Seriously sad. I have neglected posting anything since March 19, 2010. That’s pathetic. Though I don’t have any news on the citizenship front, so I could just be trying to avoid admitting that I’ve totally slacked off.
There might not be any news on the citizenship, however I have done plenty of cooking in the Italian arena.
Last Thanksgiving, I took my first try at making rice balls (aka arancini). My entire life, I’ve sat in awe of my Uncle Sam’s rice balls at the dining room table. So delicious. So perfect. The smell of fried cheesy rice heaven filling the house. My mom eventually learned to make them by studying her brother make them step by step. And her first attempt was a small failure to those of us knowing what they should taste like (note: she has since had no problems and also makes delicious rice balls). So of course, when I decided I would attempt them for a large group Thanksgiving extravaganza, I was more than a tad anxious.
*photo by Dara Weinberg
It may or may not be surprising that they were hands down delicious. Though always much nicer to have someone else prepare. They are a bit labor intensive. But look how pretty:
I’m gonna keep this recipe to family, but basically it’s a really cheesy rice mixture stuffed with a spicy meat mixture rolled in breadcrumbs and fried. Hard not to be delicious.
I’ll most likely make them again this year, since they were such a big hit last year. Plus, I really love them. Though, I think I’ll try making a few vegetarian ones this year so that those few sad meatless folks can enjoy them too.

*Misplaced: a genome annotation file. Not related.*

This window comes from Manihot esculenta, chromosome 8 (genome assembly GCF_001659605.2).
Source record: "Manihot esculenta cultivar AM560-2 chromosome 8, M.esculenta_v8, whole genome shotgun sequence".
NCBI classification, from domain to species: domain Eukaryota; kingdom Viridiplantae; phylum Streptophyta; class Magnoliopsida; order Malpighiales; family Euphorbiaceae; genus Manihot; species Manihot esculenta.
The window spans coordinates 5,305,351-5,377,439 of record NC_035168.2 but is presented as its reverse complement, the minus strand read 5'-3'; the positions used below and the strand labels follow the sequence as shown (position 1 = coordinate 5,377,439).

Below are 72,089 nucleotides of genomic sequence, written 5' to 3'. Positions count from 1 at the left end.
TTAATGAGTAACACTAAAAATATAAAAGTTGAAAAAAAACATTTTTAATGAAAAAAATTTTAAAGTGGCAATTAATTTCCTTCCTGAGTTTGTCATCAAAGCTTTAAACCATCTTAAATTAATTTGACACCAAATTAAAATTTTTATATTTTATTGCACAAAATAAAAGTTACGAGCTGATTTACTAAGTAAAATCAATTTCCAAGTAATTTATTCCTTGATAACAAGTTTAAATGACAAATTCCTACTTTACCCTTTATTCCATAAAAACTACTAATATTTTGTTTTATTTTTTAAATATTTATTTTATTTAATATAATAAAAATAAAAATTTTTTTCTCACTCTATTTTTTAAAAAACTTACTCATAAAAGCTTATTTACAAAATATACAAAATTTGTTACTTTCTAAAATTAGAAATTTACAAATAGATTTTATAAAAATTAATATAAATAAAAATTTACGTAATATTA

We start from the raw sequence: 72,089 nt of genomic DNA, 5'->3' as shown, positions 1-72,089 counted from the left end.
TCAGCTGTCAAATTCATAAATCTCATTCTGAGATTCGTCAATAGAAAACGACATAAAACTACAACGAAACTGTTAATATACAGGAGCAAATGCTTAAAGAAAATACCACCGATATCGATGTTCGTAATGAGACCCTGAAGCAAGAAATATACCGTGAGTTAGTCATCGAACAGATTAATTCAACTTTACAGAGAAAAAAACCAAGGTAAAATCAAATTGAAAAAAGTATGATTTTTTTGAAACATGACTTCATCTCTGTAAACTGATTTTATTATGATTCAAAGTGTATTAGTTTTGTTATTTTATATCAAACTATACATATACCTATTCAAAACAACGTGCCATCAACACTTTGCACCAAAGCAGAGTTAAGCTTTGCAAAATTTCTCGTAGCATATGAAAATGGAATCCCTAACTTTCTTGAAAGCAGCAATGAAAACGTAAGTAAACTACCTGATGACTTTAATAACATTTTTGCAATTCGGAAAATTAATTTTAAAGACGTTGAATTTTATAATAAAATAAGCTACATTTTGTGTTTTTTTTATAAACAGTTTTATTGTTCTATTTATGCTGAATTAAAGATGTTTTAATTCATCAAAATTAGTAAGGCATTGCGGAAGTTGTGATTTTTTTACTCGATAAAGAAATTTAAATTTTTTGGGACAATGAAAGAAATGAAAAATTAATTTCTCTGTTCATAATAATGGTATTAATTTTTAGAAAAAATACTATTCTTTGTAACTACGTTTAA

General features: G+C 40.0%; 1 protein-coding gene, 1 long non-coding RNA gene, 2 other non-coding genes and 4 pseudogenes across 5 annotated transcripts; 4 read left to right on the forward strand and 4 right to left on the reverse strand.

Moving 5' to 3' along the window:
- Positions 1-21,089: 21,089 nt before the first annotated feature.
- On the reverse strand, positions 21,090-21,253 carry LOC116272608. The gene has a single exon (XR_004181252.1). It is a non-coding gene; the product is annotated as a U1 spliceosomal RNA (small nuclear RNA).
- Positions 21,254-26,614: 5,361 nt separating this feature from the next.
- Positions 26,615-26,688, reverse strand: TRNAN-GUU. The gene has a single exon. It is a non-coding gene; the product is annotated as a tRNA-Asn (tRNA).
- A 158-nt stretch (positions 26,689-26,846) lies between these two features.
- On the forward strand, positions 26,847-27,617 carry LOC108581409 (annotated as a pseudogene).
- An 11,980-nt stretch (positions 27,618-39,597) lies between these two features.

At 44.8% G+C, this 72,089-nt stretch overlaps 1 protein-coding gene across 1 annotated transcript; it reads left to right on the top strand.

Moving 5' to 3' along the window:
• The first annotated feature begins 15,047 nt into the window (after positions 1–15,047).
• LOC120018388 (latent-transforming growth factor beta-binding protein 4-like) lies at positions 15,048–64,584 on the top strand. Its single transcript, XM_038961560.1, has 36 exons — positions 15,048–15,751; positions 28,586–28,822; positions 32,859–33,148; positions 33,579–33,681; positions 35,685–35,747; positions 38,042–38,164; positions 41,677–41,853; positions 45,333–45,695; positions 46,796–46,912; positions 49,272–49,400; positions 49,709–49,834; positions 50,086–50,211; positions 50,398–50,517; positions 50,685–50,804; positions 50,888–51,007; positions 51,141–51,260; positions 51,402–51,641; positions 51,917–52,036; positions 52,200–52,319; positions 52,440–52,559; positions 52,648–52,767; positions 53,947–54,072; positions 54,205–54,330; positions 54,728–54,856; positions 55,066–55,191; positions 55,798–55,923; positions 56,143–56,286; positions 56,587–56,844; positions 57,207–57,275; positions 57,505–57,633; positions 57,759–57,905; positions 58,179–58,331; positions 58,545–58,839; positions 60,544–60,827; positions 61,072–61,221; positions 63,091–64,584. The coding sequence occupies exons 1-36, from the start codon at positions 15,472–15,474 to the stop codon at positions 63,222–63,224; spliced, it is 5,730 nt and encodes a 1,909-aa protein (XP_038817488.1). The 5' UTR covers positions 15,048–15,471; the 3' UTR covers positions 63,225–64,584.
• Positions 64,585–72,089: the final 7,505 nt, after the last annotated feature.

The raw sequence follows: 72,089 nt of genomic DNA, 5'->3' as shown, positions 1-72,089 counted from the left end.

I’ve been slacking for a bit on the Italian updates. But in honor of dear ole St. Joseph, I thought it only fitting that I hop back on the band wagon. Nothing new in the arena of my Italian citizenship, but hopefully soon I’ll get into gear and find a loophole to move that along.
Two days ago, I celebrated my lack of Irish heritage with a little St. Patrick’s Day fun. I will celebrate anything. Apparently, March 23 is National Puppy Day. Perhaps that means I should go get a puppy?? Hmmm, I wish.
Well, today is St. Joseph’s Day. And in honor of my Sicilian heritage, I will celebrate! The festivities aren’t quite as fun as St. Patrick’s day, but whatevs. Tonight I will make sfinge. (Recipe posted here last year.) I have also been wanting to check out the Italian church in downtown LA. They apparently have Mass in Italian every Sunday and I’ve never made it down there. They have a huge St. Joseph’s Table every year and it lasts all weekend. So, if my plan works out, I will wake up on Sunday morning and venture downtown for some Italian church and food.
And here’s a random Italian phrase to use this weekend… adding this to the pick-up line bank.
Il mio bicchiere si sente solo. Vorresti tenergli compagnia con il tuo?
• My drink is getting lonely. Would you like to join me with yours?
Use it well, my friends. And Buon la Festa di San Giuseppe!
I am seriously ridiculous. Somehow I managed to incorporate Italian into most of today. Details to follow… For now, here is the brief summary: